Researchers at the Indian Institute of Science (IISc), Bangalore have developed a pen-shaped device that will help doctors administer drugs, especially vaccines, non-invasively and in a more efficient manner. Instead of injecting the drug, the device uses shock waves to transfer the drug into the patient, reports Sharadha Kalyanam.
Currently, shock waves are used to disintegrate kidney stones and, in angiogenic therapies, it is used to create new blood vessels from pre-existing ones.
Explaining about the functioning of the new device, Gopalan Jagadeesh, professor in the Department of Aerospace Engineering at IISc, who spearheaded the project, said the pen can produce shock waves that create a thrust causing the drug to flow as a very thin jet. “This jet will deliver the drug at a depth of just 160-200 microns into the skin as opposed to conventional needles that penetrate to 1 or 2 mm,” he said.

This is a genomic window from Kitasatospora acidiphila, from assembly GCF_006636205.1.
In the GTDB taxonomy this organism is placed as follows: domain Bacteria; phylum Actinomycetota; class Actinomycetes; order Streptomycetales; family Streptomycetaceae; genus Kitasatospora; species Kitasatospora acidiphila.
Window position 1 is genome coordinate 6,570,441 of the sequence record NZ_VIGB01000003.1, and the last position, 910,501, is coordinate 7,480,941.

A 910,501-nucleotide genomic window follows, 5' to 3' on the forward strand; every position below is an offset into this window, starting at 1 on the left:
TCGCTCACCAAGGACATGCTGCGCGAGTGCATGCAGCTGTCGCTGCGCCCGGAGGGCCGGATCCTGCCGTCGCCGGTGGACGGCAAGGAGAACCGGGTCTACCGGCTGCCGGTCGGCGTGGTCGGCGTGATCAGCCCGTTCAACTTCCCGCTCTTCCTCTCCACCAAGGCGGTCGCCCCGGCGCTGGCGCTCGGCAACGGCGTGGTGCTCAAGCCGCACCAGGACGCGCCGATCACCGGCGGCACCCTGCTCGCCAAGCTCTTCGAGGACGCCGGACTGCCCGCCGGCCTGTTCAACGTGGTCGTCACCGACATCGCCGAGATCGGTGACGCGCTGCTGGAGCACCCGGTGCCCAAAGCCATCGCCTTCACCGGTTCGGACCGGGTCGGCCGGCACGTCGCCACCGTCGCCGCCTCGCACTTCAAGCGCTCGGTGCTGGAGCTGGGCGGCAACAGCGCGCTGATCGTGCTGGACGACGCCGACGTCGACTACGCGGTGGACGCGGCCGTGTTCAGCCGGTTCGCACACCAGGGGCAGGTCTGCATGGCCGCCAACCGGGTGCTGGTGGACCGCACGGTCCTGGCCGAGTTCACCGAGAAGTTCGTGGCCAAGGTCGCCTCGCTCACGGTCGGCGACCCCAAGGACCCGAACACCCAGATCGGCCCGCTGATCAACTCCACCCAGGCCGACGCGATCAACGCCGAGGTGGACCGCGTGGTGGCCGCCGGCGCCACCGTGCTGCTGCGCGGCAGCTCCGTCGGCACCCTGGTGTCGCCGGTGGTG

“There is no pain induced in this process because the nerve endings start only after 100 microns. Further, a small amount of drug injected at this depth is sufficient to provide resistance,” said Divya Prakash, a research student who is a part of the project at IISc. Read more